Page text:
Fandango ( is an online service similar to MovieFone, where you can search for movie showings at participating theaters, as well as purchase advance tickets to avoid sell-outs.

Fandango is the fastest-growing movie-ticketing company in the United States. Their corporate headquarters are in Santa Monica, California. Fandango is also leading the way in new moviegoing enhancements with an ongoing test (in select markets) of such advancements as print-at-home ticketing.

Fandango is partnered with the following theaters: Carmike Cinemas, Century Theatres, Cinemark Theatres, Edwards Theatres, Loews Cineplex Entertainment and Regal Cinemas. Together, these exhibitors represent more than 12,300 movie screens, which is approximately 46% of the United States movie theater market.

I've got a cousin who killed a guy with a beer bottle. It was an accident by most accounts and I think that all he ended up having to pay for it was a short stretch for involuntary manslaughter and a few more years on the probationary leash. It happened at a crowded party in a private residence in front of dozens of witnesses. Somebody said the wrong thing about somebody else's girlfriend or wife; the bottle was hurled and instant karma got them both.

I never got to know the cousin very well. We met only once, as children and I have no recollection of him whatsoever. I'm sure that he is a nice enough person once you get past the fact that he killed a man in anger. My opinion on the issue might change if I was closer to the cousin or a friend to the victim but from where I'm sitting, justice was immaculate and swift. The bottle thrower learned that hostility is a beast that is difficult to control once unleashed and the victim learned the hard way to keep his big mouth shut.

About half of the people I run into are angry about something and since all of us are fragile, accidentally killing people must be a fairly common phenomenon. I was telling the story about my cousin to a guy at the bar and he began rifling through the newspaper he had on his lap. In the Metro/State section of that very day's paper was a story with a similar ending. Two men had been evicted from a nearby bar for hell raising and they resumed their fight on the sidewalk in front of the tavern with deadly results.

To say that fistfights in real life aren't anything like in the movies is a gargantuan understatement. The next time you are enraged enough to throw a fist you should pretend that you are holding a gun because hostility has a way of getting out of hand. According to the newspaper account of that particular fracas there was only one punch thrown. The victim fell to the sidewalk, hit his head against the curb and that was all she wrote.

The perpetrator in that case wasn't as lucky as my cousin because he wound up with 7 to 10 for the manslaughter rap. That's a long time to sit and dwell on one careless word or one spilt drink.


When the film "Billy Jack" came out the resemblance of the title character to my brother Billy was startling. It wasn't so much that Billy looked like Tom Laughlin, though they did share some remarkable physical similarities but it seemed that they had modeled the character of Billy Jack after my brother's peculiar worldview. The details were obviously different but the aggressive pacifism of the stoic Billy Jack seemed eerily similar to Billy's own.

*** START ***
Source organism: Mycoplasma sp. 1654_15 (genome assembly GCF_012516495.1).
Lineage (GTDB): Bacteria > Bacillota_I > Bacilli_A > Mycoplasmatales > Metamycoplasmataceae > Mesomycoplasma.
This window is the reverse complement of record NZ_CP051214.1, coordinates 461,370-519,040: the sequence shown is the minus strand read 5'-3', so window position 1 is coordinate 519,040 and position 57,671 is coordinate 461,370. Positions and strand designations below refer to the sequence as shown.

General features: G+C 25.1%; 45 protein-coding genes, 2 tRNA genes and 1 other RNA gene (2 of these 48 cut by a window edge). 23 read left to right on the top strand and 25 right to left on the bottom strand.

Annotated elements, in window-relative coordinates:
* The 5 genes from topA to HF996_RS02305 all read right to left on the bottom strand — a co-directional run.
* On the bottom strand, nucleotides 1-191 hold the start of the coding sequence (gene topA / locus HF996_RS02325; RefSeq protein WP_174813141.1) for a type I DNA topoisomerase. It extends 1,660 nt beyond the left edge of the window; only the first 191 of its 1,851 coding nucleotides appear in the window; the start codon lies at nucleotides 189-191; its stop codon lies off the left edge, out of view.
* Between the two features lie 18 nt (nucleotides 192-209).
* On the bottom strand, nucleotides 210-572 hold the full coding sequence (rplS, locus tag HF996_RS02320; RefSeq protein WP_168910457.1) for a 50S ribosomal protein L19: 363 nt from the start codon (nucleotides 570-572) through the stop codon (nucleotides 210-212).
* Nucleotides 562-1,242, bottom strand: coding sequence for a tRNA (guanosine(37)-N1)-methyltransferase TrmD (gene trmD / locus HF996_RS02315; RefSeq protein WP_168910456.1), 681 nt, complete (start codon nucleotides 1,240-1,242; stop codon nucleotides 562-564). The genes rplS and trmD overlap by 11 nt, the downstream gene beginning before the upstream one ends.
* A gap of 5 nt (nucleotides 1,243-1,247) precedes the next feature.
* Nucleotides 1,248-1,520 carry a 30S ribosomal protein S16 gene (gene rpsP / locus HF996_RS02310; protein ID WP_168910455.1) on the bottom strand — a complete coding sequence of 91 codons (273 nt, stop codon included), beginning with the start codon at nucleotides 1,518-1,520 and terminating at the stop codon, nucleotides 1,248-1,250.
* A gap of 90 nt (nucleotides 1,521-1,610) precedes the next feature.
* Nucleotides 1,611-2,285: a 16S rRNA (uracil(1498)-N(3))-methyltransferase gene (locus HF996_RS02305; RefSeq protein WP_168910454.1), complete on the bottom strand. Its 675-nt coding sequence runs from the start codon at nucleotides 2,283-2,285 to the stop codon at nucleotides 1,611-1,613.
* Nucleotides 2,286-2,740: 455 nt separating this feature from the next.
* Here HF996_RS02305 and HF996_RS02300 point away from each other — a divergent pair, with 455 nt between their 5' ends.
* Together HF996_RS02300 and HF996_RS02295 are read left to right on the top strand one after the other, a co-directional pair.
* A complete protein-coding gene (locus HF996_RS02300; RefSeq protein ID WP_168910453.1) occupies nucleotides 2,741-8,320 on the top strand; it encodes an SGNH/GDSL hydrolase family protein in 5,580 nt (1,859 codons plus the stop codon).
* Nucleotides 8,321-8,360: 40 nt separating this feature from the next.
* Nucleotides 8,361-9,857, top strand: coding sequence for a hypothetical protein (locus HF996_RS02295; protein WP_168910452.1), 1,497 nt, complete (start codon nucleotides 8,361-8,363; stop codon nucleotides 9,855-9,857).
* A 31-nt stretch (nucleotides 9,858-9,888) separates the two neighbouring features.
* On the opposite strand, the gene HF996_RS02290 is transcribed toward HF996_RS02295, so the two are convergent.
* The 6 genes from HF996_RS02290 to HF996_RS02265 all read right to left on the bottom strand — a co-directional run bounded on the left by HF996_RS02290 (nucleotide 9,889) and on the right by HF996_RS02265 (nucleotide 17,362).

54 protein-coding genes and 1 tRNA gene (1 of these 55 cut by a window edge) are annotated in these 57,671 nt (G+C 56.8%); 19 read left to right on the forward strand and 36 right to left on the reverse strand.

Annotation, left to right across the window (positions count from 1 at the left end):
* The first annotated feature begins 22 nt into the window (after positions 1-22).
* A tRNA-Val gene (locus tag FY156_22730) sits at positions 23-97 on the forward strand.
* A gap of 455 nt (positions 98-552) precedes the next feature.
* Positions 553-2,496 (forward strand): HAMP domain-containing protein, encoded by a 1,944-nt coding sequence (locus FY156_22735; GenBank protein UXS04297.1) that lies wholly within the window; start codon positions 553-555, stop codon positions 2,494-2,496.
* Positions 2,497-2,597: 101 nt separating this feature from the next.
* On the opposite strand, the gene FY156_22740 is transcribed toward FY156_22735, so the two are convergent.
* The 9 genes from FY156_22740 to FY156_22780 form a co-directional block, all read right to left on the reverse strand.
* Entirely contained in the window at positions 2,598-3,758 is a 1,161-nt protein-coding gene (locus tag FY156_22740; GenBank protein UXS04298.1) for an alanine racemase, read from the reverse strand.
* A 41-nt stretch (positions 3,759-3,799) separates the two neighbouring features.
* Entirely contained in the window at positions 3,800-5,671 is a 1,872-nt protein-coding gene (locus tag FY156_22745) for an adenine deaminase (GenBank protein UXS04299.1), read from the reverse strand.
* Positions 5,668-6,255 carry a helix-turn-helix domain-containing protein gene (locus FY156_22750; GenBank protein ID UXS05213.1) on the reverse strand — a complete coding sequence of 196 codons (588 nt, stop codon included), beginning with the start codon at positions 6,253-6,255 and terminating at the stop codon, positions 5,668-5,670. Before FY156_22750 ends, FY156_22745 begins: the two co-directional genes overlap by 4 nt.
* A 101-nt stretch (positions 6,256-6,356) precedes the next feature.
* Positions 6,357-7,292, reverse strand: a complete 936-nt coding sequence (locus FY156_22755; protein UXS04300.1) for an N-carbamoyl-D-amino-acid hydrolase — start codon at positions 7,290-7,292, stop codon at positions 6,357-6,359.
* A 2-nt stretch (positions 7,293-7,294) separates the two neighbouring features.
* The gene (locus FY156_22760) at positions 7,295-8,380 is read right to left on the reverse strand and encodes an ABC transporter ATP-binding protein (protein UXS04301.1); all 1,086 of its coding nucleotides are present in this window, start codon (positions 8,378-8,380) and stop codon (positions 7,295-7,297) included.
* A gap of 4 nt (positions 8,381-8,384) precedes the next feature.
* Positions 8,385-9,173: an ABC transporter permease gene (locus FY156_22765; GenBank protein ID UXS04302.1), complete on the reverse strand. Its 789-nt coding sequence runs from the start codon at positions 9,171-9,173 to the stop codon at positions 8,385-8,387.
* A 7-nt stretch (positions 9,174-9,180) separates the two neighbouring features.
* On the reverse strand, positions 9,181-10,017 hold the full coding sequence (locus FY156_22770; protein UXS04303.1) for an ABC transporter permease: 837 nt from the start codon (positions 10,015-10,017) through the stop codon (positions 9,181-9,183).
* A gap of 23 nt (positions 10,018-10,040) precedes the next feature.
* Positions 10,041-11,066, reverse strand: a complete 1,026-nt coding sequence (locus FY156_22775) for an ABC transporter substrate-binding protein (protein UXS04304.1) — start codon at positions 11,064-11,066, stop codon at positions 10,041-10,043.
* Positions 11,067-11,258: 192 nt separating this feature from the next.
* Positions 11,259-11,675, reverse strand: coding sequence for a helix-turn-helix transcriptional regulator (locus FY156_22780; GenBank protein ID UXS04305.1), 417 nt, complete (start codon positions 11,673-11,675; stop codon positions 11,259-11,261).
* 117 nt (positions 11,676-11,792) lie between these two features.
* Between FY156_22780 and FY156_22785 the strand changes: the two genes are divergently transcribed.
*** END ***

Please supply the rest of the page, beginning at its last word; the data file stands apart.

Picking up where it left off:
If you haven't seen the film, you should, but not for its cinematic brilliance because it hasn't any. The hero, Billy Jack, champions the cause of an open school populated by peace loving hippies who become so irksome in their mellow communal utopia that the modern viewer will likely root for their demise.

The message of the film, if there is any coherent message at all, is confusing and contradictory. Non-violence is portrayed as the ultimate good but it would seem the only way to accomplish it is with frequent ass kicking by the martial artist and former Green Beret, Billy Jack. The hero is what they used to call a half-breed, equal parts noble Native American and Anglo-Saxon white devil and he returns from the white man's war in Vietnam to wage reluctant battle against racist rednecks in America.


I liked fishing well enough; I just hated catching fish. I used to put my line in the water with a sinker and no hook to keep up appearances and spare the prey but Billy got wise eventually. When he tied a hook onto the end of my line I only pretended to bait it but to my dismay the shiny hook alone snared the occasional sunfish or striped bass.

I started giving Billy grief about the casual cruelty of his hobby and he hated me for it. He had a single-minded enthusiasm for fishing since he was old enough to walk and showed little interest in anything else. I was no longer welcome on most of his fishing excursions.

There is a quiet violence in fishing for sport that Billy had always been able to minimize through respect for his prey. He never took more from the pond than he could clean and eat that day and his opponent was regarded with reverent dignity right up until the filet knife ended its existence. It was obviously a bloody endeavor but Billy treated it with far greater solemnity than the beer-bellied yokels did on the Saturday morning fishing shows.

He behaved more in the Native American tradition, living synergistically with nature, quietly grateful for its gifts. There was nothing intentionally cruel in the way Billy treated the fish or the live bait and I felt terrible for tweaking his conscience on the matter.

Our father traveled frequently on business so the older kids were charged with looking after the younguns and Billy was forced to pal around with me whether he wanted to or not. He'd rather swallow a hook himself than take his whiny little brother fishing anymore, so alternate pastimes were explored and tennis emerged as our primary activity. Our old man was a tennis buff so there was a pile of equipment in the basement and since court time was free at the elementary school on the hill, it fit perfectly within our budget.